Working on the MacBookPro has been a joy. The trackpad is far far easier to use than any PC laptop I have ever encountered (a lot), it is smooth, responsive and reliable and also works better for me than the touch screen on the Yoga when in Windows (and I avoid “gorilla arm” as I do not have to touch the screen over my keyboard, but can take advantage of all the multi-touch gestures I like). My MPB is far more powerful than the Yoga, so I find my Windows applications working faster in a virtual machine than they did on the native machine.

As Windows is actually working in a virtual machine, it is very easy to take snapshots of working versions, and be able to roll back to them quickly if any new Windows application or update causes problems. Quicker that restoring a working image or reinstalling Windows on a native machine. (Incidentally, pretty much everything you use and benefit from on the web is running on virtual machines.)

Actually, I am using several Windows virtual machines. One for running my day-to-day work activities, another for running Windows games, and a third is for testing out the latest beta release of Windows 10. I also run a couple of Linux virtual machines.

It did not take me long to adjust to using OS X, but then I have been in IT for decades. Certainly, despite having very considerable experience of Windows environments, I have found things working much more smoothly, reliably and easily on OS X than on Windows and that includes working in client offices and connecting to all sorts of strange network configurations (something I had a problem with on the Yoga).

So, do I recommend you buy a Mac? NO. Not on a student budget, unless you happen to have plenty of spare funds or a kindly relative.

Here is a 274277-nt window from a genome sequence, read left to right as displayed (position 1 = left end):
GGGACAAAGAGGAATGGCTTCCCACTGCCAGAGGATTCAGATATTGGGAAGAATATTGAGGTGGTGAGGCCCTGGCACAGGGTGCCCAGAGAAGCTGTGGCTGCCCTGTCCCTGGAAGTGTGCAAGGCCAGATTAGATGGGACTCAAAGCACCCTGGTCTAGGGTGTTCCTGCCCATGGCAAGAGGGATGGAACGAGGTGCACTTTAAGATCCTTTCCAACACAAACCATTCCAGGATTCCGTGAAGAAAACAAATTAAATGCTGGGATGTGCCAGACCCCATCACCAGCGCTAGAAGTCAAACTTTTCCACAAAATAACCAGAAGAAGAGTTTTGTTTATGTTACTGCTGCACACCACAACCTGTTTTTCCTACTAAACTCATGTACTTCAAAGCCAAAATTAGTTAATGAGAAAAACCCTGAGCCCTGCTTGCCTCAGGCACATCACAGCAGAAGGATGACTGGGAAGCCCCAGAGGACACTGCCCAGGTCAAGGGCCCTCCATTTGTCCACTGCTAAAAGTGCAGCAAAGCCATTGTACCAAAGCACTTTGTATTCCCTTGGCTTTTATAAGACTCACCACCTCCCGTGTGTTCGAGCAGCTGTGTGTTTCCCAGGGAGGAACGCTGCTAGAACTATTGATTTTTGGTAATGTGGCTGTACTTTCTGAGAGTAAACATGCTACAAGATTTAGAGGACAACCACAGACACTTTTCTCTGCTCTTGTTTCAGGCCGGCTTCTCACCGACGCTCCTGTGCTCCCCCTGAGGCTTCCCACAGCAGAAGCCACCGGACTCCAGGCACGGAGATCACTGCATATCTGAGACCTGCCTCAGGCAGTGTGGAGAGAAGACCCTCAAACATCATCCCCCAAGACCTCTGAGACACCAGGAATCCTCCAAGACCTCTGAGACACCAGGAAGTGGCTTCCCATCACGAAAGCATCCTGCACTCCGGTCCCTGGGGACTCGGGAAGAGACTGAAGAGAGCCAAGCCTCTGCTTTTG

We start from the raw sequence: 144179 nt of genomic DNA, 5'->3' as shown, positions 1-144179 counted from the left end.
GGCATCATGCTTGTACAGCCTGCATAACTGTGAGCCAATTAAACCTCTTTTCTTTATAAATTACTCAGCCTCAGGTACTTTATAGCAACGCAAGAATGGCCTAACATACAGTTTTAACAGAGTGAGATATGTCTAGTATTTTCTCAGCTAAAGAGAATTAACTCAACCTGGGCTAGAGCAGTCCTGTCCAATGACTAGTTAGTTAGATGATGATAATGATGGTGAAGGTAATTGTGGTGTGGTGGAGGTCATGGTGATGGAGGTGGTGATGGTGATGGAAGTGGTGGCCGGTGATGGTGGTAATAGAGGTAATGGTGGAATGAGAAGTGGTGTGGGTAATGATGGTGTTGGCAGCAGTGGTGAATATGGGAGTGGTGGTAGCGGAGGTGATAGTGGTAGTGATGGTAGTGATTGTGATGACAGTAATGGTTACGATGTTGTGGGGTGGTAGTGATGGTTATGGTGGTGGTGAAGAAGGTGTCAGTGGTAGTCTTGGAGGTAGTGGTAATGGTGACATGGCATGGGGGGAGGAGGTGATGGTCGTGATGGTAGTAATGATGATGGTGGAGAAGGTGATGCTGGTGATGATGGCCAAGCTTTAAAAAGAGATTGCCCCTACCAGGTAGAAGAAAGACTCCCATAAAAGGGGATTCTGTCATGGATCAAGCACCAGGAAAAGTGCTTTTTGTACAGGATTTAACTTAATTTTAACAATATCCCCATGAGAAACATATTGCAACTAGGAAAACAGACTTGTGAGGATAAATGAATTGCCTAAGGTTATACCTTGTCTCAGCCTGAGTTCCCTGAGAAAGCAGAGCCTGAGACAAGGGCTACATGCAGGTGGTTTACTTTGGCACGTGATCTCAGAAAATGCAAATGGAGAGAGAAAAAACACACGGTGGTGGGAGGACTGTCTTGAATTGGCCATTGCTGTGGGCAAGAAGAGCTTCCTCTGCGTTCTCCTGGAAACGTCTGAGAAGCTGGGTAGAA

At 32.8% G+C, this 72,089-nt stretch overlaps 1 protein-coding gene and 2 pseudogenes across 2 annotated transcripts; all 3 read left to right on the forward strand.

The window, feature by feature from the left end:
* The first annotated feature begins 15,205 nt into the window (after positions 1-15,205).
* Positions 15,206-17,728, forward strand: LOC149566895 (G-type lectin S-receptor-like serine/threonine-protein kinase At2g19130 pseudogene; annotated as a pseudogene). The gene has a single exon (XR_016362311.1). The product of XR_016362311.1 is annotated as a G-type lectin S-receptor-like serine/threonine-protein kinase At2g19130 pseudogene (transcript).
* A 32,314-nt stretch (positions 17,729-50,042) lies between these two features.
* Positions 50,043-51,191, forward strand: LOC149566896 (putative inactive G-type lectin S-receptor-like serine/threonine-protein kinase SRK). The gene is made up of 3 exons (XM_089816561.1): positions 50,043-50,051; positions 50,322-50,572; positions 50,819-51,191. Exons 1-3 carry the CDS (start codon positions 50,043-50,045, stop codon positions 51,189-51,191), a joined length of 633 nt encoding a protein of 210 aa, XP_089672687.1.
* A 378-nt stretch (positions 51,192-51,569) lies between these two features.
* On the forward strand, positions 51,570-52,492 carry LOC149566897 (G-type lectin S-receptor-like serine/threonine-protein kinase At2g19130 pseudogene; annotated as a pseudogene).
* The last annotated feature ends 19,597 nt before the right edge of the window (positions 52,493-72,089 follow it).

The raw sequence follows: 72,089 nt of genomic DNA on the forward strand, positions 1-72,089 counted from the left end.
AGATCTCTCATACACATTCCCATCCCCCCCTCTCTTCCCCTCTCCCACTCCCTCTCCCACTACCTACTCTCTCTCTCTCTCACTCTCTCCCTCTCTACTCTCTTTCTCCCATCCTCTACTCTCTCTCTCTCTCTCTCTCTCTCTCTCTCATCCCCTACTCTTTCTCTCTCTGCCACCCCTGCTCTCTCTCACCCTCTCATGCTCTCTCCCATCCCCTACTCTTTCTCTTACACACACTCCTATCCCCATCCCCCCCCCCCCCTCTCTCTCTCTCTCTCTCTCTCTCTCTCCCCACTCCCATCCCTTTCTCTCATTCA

Get a high spec cheap laptop from the likes of Asus and have fun. Accept that it will be temperamental, will slow down quickly as Windows changes stack up, and will get corrupted. If you take proper restorable image backups (not just file backups) at the beginning, and following base configuration with the applications you need for student hood, and backup all your files then you will be fine when you have to reset it.

I strongly recommend that you look at the FREE versions of Microsoft Office applications that are now available. These are most easily used with a basic free Microsoft Live accoint which includes 15Gb of OneDrive storage. Unless you are writing complex macros, the online versions should be powerful enough for most purposes, but a student license for Office (or 365) is pretty cheap. You can even cooperatively edit the same document as a student colleague using a different computer at the same time at the same time, and see the changes each other is making. This works from a browser, so you could even use a tablet (or a Chromebook) as cheap fallback option when you laptop has problems (it will, unless you are very lucky and very restrained in the way you use it).[url][/url]

There are great free software alternatives available for most mainstream activities. LibreOffice for example in place of Microsoft Office, and GIMP in place of Photoshop.